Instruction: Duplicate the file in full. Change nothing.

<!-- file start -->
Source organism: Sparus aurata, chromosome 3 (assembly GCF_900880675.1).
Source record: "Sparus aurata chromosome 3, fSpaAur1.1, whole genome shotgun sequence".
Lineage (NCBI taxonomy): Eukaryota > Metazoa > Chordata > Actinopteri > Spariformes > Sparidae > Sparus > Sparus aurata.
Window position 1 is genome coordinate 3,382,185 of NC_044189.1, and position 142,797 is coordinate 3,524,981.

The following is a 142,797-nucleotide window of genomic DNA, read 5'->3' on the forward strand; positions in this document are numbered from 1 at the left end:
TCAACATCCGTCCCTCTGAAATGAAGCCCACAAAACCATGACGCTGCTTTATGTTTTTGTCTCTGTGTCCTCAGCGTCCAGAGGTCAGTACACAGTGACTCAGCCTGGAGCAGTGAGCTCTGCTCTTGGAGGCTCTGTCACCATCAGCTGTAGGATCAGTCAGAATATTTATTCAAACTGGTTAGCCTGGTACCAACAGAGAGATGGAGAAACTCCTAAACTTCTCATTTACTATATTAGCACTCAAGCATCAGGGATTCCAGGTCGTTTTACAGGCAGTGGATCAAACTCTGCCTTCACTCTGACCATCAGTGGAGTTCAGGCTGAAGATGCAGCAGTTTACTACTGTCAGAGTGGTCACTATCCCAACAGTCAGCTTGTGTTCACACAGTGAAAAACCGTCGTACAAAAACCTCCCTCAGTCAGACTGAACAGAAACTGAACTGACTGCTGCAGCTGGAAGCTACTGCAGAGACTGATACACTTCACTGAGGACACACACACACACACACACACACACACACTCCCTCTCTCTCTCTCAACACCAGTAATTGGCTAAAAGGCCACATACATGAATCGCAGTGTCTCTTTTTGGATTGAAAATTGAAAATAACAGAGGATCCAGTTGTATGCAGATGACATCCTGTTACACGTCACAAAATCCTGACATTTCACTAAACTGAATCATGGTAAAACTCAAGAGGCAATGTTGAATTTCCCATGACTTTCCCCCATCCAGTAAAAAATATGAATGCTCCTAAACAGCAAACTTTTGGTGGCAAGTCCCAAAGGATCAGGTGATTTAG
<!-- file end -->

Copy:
Source organism: Sparus aurata, chromosome 3 (assembly GCF_900880675.1).
Source record: "Sparus aurata chromosome 3, fSpaAur1.1, whole genome shotgun sequence".
Lineage (NCBI taxonomy): Eukaryota > Metazoa > Chordata > Actinopteri > Spariformes > Sparidae > Sparus > Sparus aurata.
Window position 1 is genome coordinate 3,382,185 of NC_044189.1, and position 142,797 is coordinate 3,524,981.

The following is a 142,797-nucleotide window of genomic DNA, read 5'->3' on the forward strand; positions in this document are numbered from 1 at the left end:
TCAACATCCGTCCCTCTGAAATGAAGCCCACAAAACCATGACGCTGCTTTATGTTTTTGTCTCTGTGTCCTCAGCGTCCAGAGGTCAGTACACAGTGACTCAGCCTGGAGCAGTGAGCTCTGCTCTTGGAGGCTCTGTCACCATCAGCTGTAGGATCAGTCAGAATATTTATTCAAACTGGTTAGCCTGGTACCAACAGAGAGATGGAGAAACTCCTAAACTTCTCATTTACTATATTAGCACTCAAGCATCAGGGATTCCAGGTCGTTTTACAGGCAGTGGATCAAACTCTGCCTTCACTCTGACCATCAGTGGAGTTCAGGCTGAAGATGCAGCAGTTTACTACTGTCAGAGTGGTCACTATCCCAACAGTCAGCTTGTGTTCACACAGTGAAAAACCGTCGTACAAAAACCTCCCTCAGTCAGACTGAACAGAAACTGAACTGACTGCTGCAGCTGGAAGCTACTGCAGAGACTGATACACTTCACTGAGGACACACACACACACACACACACACACACACTCCCTCTCTCTCTCTCAACACCAGTAATTGGCTAAAAGGCCACATACATGAATCGCAGTGTCTCTTTTTGGATTGAAAATTGAAAATAACAGAGGATCCAGTTGTATGCAGATGACATCCTGTTACACGTCACAAAATCCTGACATTTCACTAAACTGAATCATGGTAAAACTCAAGAGGCAATGTTGAATTTCCCATGACTTTCCCCCATCCAGTAAAAAATATGAATGCTCCTAAACAGCAAACTTTTGGTGGCAAGTCCCAAAGGATCAGGTGATTTAG